August 20, 2007
Laser Printer Emissions And Your Health
By Michael D. Shaw
Particulate matter has long been identified as an air pollutant, but up until quite recently, the particles of interest tended to be relatively large, having a diameter of well over 1 micrometer (0.000039 inches). For the most part, so-called ultrafine particles (UFP)—those with a diameter of less than 0.1 micrometer— were overlooked by the majority of investigators as a significant factor in health problems.
But in 1994, Günter Oberdörster, of the University of Rochester, introduced the hypothesis that UFP could cause toxicity to the human respiratory tract. Fast forward to 2007, and now Lidia Morawska et al., of Queensland University of Technology (Brisbane, Australia) have published a study in Environmental Science and Technology, entitled “Particle Emission Characteristics of Office Printers.”
While we appreciate that it is important in the competitive world of academic science for researchers to carve out a niche for themselves, and garner publicity for their works, it is unfortunate that Dr. Morawska felt the need to overhype the significance of her very preliminary results (more on that later) by telling various media outlets that:
“These ultra-fine particles are capable of infiltrating the lungs and causing lasting damage on the scale of inhaled cigarette smoke. These (printer) particles are tiny like cigarette smoke particles and, when deep inside the lung, they do the same amount of damage. The health effects from inhaling ultra-fine particles depend on particle composition, but the results can range from respiratory irritation to severe illness such as cardiovascular problems or cancer.”
Of course, if you actually read the study, about all you can reasonably conclude is that some laser printers give off particulate emissions, and that is not exactly big news. Attempting to read much more into the results is hampered by a few difficulties, however…
- Based on initial testing of 62 printers, directly in an office environment, they were relegated to one of four groups: non-emitters, and low, medium, and high emitters. Yet, HP LaserJet5 was classified as both a non-emitter and a high emitter. While the authors admitted that “…further investigation should be conducted for this phenomenon,” this finding would tend to indicate some problems with the methodology, don’t you think?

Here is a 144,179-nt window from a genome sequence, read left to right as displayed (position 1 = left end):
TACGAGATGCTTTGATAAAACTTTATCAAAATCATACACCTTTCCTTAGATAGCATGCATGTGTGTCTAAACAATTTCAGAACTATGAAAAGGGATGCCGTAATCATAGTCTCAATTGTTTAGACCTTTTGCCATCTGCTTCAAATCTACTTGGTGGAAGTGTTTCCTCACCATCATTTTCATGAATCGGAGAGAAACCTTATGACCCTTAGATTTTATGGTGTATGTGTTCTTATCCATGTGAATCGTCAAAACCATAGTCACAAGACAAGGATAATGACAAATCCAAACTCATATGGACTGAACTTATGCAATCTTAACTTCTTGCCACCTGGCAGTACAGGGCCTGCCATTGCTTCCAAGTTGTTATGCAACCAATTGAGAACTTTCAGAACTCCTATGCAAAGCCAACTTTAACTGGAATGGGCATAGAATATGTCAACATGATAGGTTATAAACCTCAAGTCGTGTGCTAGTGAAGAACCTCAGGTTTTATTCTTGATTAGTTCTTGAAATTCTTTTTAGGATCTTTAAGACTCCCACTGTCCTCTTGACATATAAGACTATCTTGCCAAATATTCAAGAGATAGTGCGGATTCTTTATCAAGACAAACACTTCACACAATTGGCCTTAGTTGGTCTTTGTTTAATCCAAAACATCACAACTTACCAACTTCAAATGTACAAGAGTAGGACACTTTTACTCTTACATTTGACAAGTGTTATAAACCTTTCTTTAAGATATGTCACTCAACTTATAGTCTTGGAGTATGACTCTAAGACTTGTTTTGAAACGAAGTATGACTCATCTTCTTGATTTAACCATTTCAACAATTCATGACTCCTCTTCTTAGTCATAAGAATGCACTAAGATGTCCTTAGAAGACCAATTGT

- Inconsistent results emerged when the authors tried to examine the effects of toner coverage on a page, leading to a dizzyingly contradictory paragraph in the paper.
- Even though a chamber was utilized in certain cases to better characterize the emissions (by studying them under more controlled conditions), only three printers were tested in this manner.
- Other than describing the office building where the ambient testing was done, no characterization of the building’s ventilation was reported, nor was there any attempt to repeat these results in any other occupancy.
While the paper acknowledges that:
“The high standard deviation of the average emission rates estimated in this study also indicates that the particle emission process and the behavior of individual printers are complex and that they are still far from being completely understood.”
This did not prevent the senior author from stating outright that:
“By all means, this is an important indoor source of pollution. There should be regulations.”
HP, a major supplier of the printers, notes in its response to the study that:
Vigorous tests are an integral part of HP’s research and development and its strict quality-control procedures. HP LaserJet printing systems, original HP print cartridges and papers are tested for dust release and possible material emissions and are compliant with all applicable international health and safety requirements. In addition to meeting or exceeding these guidelines, HP’s design criteria for its laser printing systems incorporate guidelines from both the Blue Angel program in Germany and the Greenguard program in the United States.
Predictably, the blogs are already full of shrill posts condemning the evil printer companies, with some expressing fear of coming to work, or of bringing a laser printer into their house.
A far more useful study would have been to compare office workers exposed to laser printer emissions to those who are not, and compile the epidemiological results. If statistically significant findings emerged, THEN one would look at differences in laser printers, and even then ventilation characteristics would most assuredly have to be taken into account.
Until that study is done, I would advise not worrying about your laser printer, but if you are concerned, improve the ventilation of your office.